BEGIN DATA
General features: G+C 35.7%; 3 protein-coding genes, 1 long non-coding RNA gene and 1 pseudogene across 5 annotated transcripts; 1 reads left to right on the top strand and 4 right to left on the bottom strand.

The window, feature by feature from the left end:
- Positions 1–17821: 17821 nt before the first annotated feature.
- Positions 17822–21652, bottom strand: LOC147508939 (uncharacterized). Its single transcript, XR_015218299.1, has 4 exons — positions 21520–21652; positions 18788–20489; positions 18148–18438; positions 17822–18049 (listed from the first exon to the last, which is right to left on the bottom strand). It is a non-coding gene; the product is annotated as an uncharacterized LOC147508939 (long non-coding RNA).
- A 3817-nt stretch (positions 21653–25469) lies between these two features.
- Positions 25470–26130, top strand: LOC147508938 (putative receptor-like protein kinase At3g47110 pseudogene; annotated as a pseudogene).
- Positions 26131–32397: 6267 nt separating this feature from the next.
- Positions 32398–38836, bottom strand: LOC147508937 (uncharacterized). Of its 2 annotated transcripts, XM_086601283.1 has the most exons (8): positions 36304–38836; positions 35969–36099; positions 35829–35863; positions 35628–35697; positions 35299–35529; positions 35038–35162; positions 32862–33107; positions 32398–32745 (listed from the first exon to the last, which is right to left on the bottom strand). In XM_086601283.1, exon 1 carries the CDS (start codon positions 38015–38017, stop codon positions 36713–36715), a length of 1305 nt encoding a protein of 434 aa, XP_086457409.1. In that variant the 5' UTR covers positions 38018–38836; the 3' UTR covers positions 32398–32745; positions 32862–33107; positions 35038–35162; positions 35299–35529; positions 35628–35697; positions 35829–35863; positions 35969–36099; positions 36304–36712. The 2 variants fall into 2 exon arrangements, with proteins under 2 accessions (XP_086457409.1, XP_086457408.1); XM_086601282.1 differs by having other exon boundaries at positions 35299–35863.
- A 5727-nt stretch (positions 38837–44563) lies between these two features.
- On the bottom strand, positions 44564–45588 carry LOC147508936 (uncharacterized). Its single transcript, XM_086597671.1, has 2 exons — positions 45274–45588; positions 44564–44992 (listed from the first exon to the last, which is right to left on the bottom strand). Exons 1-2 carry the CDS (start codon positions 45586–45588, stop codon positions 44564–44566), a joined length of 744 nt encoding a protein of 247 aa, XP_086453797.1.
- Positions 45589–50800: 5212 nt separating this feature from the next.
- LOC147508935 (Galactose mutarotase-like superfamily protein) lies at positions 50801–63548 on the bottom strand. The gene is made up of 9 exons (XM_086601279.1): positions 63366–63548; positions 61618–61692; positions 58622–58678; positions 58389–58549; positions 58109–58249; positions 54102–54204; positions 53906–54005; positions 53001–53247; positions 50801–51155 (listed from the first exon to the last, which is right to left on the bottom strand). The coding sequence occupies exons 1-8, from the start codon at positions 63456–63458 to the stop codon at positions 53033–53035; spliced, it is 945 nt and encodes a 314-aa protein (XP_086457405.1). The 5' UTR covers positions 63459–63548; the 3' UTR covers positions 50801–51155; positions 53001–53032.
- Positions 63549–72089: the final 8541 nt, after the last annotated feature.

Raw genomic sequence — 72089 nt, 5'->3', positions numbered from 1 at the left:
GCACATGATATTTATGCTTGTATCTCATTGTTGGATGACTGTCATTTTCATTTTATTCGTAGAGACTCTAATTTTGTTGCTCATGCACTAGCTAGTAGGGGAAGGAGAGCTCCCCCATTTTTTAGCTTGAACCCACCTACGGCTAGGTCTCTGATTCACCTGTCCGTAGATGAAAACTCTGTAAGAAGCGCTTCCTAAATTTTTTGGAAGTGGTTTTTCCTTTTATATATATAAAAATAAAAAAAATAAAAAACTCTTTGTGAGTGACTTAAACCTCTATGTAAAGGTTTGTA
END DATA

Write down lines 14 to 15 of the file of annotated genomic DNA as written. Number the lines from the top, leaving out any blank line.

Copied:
Raw genomic sequence — 72089 nt, 5'->3', positions numbered from 1 at the left:
GCACATGATATTTATGCTTGTATCTCATTGTTGGATGACTGTCATTTTCATTTTATTCGTAGAGACTCTAATTTTGTTGCTCATGCACTAGCTAGTAGGGGAAGGAGAGCTCCCCCATTTTTTAGCTTGAACCCACCTACGGCTAGGTCTCTGATTCACCTGTCCGTAGATGAAAACTCTGTAAGAAGCGCTTCCTAAATTTTTTGGAAGTGGTTTTTCCTTTTATATATATAAAAATAAAAAAAATAAAAAACTCTTTGTGAGTGACTTAAACCTCTATGTAAAGGTTTGTA